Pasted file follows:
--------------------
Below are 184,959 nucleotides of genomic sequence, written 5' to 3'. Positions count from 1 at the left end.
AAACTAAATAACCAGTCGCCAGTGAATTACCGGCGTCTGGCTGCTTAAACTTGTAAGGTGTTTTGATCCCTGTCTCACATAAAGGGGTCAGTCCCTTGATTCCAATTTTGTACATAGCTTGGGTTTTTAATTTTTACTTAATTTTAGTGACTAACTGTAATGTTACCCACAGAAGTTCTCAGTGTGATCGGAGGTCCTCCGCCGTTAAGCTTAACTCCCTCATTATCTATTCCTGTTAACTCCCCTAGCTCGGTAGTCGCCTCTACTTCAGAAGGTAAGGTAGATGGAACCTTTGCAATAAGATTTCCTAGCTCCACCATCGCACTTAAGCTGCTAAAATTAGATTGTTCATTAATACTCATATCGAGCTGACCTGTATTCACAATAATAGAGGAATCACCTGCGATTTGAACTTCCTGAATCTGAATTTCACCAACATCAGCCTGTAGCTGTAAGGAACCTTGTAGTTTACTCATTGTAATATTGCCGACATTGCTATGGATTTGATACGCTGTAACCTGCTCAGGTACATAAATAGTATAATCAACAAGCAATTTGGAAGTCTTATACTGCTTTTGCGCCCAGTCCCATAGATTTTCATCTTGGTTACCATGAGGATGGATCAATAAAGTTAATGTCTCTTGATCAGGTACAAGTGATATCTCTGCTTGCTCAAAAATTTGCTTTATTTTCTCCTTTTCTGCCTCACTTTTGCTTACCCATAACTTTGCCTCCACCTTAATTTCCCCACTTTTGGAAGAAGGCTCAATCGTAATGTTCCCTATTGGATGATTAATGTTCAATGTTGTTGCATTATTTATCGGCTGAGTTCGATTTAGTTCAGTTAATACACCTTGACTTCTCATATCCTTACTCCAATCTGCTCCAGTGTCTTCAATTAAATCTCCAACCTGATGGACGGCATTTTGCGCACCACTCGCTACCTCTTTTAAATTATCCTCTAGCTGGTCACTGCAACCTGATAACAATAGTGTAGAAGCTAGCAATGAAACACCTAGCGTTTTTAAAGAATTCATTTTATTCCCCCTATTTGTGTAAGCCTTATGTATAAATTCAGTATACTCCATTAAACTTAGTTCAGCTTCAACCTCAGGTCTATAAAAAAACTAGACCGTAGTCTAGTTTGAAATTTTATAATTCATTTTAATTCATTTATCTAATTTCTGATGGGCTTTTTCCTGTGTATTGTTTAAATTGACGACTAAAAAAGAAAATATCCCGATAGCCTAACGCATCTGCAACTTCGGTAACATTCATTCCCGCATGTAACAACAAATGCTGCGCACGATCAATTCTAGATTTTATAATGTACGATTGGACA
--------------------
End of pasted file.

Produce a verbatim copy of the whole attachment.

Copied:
Below are 184,959 nucleotides of genomic sequence, written 5' to 3'. Positions count from 1 at the left end.
AAACTAAATAACCAGTCGCCAGTGAATTACCGGCGTCTGGCTGCTTAAACTTGTAAGGTGTTTTGATCCCTGTCTCACATAAAGGGGTCAGTCCCTTGATTCCAATTTTGTACATAGCTTGGGTTTTTAATTTTTACTTAATTTTAGTGACTAACTGTAATGTTACCCACAGAAGTTCTCAGTGTGATCGGAGGTCCTCCGCCGTTAAGCTTAACTCCCTCATTATCTATTCCTGTTAACTCCCCTAGCTCGGTAGTCGCCTCTACTTCAGAAGGTAAGGTAGATGGAACCTTTGCAATAAGATTTCCTAGCTCCACCATCGCACTTAAGCTGCTAAAATTAGATTGTTCATTAATACTCATATCGAGCTGACCTGTATTCACAATAATAGAGGAATCACCTGCGATTTGAACTTCCTGAATCTGAATTTCACCAACATCAGCCTGTAGCTGTAAGGAACCTTGTAGTTTACTCATTGTAATATTGCCGACATTGCTATGGATTTGATACGCTGTAACCTGCTCAGGTACATAAATAGTATAATCAACAAGCAATTTGGAAGTCTTATACTGCTTTTGCGCCCAGTCCCATAGATTTTCATCTTGGTTACCATGAGGATGGATCAATAAAGTTAATGTCTCTTGATCAGGTACAAGTGATATCTCTGCTTGCTCAAAAATTTGCTTTATTTTCTCCTTTTCTGCCTCACTTTTGCTTACCCATAACTTTGCCTCCACCTTAATTTCCCCACTTTTGGAAGAAGGCTCAATCGTAATGTTCCCTATTGGATGATTAATGTTCAATGTTGTTGCATTATTTATCGGCTGAGTTCGATTTAGTTCAGTTAATACACCTTGACTTCTCATATCCTTACTCCAATCTGCTCCAGTGTCTTCAATTAAATCTCCAACCTGATGGACGGCATTTTGCGCACCACTCGCTACCTCTTTTAAATTATCCTCTAGCTGGTCACTGCAACCTGATAACAATAGTGTAGAAGCTAGCAATGAAACACCTAGCGTTTTTAAAGAATTCATTTTATTCCCCCTATTTGTGTAAGCCTTATGTATAAATTCAGTATACTCCATTAAACTTAGTTCAGCTTCAACCTCAGGTCTATAAAAAAACTAGACCGTAGTCTAGTTTGAAATTTTATAATTCATTTTAATTCATTTATCTAATTTCTGATGGGCTTTTTCCTGTGTATTGTTTAAATTGACGACTAAAAAAGAAAATATCCCGATAGCCTAACGCATCTGCAACTTCGGTAACATTCATTCCCGCATGTAACAACAAATGCTGCGCACGATCAATTCTAGATTTTATAATGTACGATTGGACA